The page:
I was looking for, what I thought, was a simple clock/timer design.  Something with a remote and a big display that could be read from across the gym and that I could program with up/down counting but also intervals specific to CrossFit like Fight Gone Bad or tabatas.  I wanted to incorporate a bell to give it a gym feel and something that could be heard over loud music. This journey took me through many designs, chips, a custom board, wood working and a whole lot of learning!

Arduino CrossFit Timer - [Link]

28 Feb 2012

Luca explains how to boot your PC with a Wake on Lan command sent from an Arduino. Setup the WOL feature on your PC, then use the sendWOL() command to send a magic packet via and ENC28J60 ethernet chip: [via]

The wake command is issued sending on the network a specific packet, called Magic Packet. This packet is receved by all the devices connected to local network because it presents – as destination MAC address – the broadcast address (FF:FF:FF:FF:FF:FF). It includes six bytes valued FF, followed by the target PC’s MAC address repeated 16 times.

Boot your PC with the Arduino using the Wake on Lan command - [Link]

28 Feb 2012

We want to show you how to use the popular Arduino to produce a device capable of recognizing passive transponder (TAG). But this is not the usual RFID key, because the system can activate a relay if a recognised TAG is read, but also we took the opportunity to make an application that use cloud-computing. The basic version, which is a simple key relay consists of an Arduino and the RFID shield based on a ID-12 of Innovations: placing a transponder already learned, the relay is activated. The extended version of our project uses an Arduino, the RFID Shield and the Ethernet Shield with which we can access the Internet and stored, using the Google Docs service, the transponder data.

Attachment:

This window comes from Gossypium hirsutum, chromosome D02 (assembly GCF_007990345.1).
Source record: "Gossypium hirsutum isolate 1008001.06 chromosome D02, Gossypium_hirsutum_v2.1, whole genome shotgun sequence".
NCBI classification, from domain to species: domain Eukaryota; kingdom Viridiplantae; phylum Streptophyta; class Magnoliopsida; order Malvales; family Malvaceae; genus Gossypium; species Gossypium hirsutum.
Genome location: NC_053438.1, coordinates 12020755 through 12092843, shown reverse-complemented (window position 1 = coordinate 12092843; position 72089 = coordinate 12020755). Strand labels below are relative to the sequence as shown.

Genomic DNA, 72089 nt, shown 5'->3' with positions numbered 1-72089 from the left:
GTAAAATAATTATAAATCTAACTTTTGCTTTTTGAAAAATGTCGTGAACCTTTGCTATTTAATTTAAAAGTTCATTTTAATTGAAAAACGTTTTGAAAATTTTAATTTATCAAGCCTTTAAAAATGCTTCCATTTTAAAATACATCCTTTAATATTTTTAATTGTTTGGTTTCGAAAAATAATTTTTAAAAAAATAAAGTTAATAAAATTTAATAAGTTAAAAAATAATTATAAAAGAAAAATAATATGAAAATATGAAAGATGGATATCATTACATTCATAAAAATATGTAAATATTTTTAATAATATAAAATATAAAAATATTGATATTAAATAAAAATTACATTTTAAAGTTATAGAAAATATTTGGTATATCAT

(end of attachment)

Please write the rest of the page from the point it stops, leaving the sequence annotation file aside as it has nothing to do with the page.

Arduino RFID shield on the Cloud - [Link]

16 Feb 2012

open-electronics.org writes:

A lot of people who bought the TiDiGino ask me how to test it. The Gsm Remote Control is provided with bootloader, so you have to insert the prefered sketch that you can find in code.google. Daniele Denaro wrote a good sketch for TiDiGino, and I’m reporting his tutorial. Ask me (and him) all do you need.

Author Daniele Denaro

Be careful, because you have to manipulate the environment of development (IDE) 1.0 to insert the new hardware. In particular replace the file “boards.txt” (see below). In this new version of the file has been added to the section on hardware TiDiGino. You should also add the folder “tidigino” that “boards.txt” references (see below). The changes will be visible to restart the IDE.

Software and firmware for TiDiGino - [Link]

14 Feb 2012

Kerry uses a DIY serial display to show debugging data sent from an Arduino’s UART. Sometimes the data comes too fast to read, so he added a 4K buffer and controls to scroll thorough the history. [via]

…if your application generates a lot of messages, it would still be hard to spot the relevant information as you can only see the last couple of lines of the data.

So my solution is to add a none-volatile off-screen buffer to the serial display so that multiple rows of data can be captured during run time and retained for later debugging.

Serial port monitor with 2×20 LCD and 4K text buffer - [Link]